Clinical trial testing vitamin and steroid combination in sepsis patients underway at Emory

A new clinical trial at Emory University and 45 other sites around the U.S. will test a combination of vitamins and steroids in patients diagnosed with sepsis. Sepsis is caused by the body's overwhelming and life-threatening response to infection that can lead to tissue damage, organ failure and death.

The VICTAS Study, which stands for VItamin C, Thiamine (also known as vitamin B1) And Steroids in Sepsis, is a multi-center, randomized, placebo-controlled, double-blind clinical trial. 

"We are familiar with the response of each of these drugs when treating patients diagnosed with sepsis," says David Wright, MD, professor and interim chair of the Department of Emergency Medicine at Emory and VICTAS co-principal investigator. "Vitamin C is a well-known antioxidant that reduces oxidative damage in the body. Patients with sepsis are known to have thiamine deficiency, so giving replacement thiamine can help strengthen the body. And we know corticosteroids play an important role in reducing inflammation in the body. Now, we will study how patients respond when using a combination of all three." Dr. Wright is also a NS faculty member.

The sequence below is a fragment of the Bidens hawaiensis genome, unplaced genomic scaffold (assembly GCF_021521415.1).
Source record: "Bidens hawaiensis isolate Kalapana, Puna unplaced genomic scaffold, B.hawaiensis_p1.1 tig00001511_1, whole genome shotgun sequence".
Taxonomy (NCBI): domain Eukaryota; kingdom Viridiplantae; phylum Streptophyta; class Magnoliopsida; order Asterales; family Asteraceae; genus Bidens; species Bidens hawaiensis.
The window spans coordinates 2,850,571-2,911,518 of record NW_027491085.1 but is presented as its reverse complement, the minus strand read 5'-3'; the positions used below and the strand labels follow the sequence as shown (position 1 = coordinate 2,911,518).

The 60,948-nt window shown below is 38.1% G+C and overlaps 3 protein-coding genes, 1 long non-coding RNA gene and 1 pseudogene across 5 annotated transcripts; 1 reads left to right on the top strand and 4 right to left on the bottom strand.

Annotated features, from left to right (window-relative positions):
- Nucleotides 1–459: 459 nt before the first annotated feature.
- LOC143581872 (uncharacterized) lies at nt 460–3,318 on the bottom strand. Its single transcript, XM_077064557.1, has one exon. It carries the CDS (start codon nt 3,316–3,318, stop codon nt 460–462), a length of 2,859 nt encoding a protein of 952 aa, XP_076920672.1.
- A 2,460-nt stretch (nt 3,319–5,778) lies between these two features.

Researchers say there are very few side effects related to the three medications, making the combination therapy safer and more convenient to test in a large population of people.

Click here to view the full story in the Emory News Center. The story was also featured in Medical Xpress.